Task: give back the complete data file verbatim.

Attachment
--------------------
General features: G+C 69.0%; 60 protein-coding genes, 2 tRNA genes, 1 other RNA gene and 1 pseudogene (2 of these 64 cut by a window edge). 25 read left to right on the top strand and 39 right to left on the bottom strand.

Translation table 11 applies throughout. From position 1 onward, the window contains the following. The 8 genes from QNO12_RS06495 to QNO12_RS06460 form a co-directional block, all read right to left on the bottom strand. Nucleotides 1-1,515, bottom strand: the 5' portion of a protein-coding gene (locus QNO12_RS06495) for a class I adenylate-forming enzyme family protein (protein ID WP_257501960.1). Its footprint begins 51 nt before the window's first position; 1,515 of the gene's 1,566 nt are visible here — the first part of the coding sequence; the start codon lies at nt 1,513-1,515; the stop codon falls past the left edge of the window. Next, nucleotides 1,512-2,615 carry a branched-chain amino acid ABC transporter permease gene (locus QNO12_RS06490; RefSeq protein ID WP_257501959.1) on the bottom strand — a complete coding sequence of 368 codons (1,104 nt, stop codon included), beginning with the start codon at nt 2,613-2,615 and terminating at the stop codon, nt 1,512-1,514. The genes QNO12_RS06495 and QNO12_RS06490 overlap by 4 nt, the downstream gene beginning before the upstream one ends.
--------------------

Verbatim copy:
General features: G+C 69.0%; 60 protein-coding genes, 2 tRNA genes, 1 other RNA gene and 1 pseudogene (2 of these 64 cut by a window edge). 25 read left to right on the top strand and 39 right to left on the bottom strand.

Translation table 11 applies throughout. From position 1 onward, the window contains the following. The 8 genes from QNO12_RS06495 to QNO12_RS06460 form a co-directional block, all read right to left on the bottom strand. Nucleotides 1-1,515, bottom strand: the 5' portion of a protein-coding gene (locus QNO12_RS06495) for a class I adenylate-forming enzyme family protein (protein ID WP_257501960.1). Its footprint begins 51 nt before the window's first position; 1,515 of the gene's 1,566 nt are visible here — the first part of the coding sequence; the start codon lies at nt 1,513-1,515; the stop codon falls past the left edge of the window. Next, nucleotides 1,512-2,615 carry a branched-chain amino acid ABC transporter permease gene (locus QNO12_RS06490; RefSeq protein ID WP_257501959.1) on the bottom strand — a complete coding sequence of 368 codons (1,104 nt, stop codon included), beginning with the start codon at nt 2,613-2,615 and terminating at the stop codon, nt 1,512-1,514. The genes QNO12_RS06495 and QNO12_RS06490 overlap by 4 nt, the downstream gene beginning before the upstream one ends.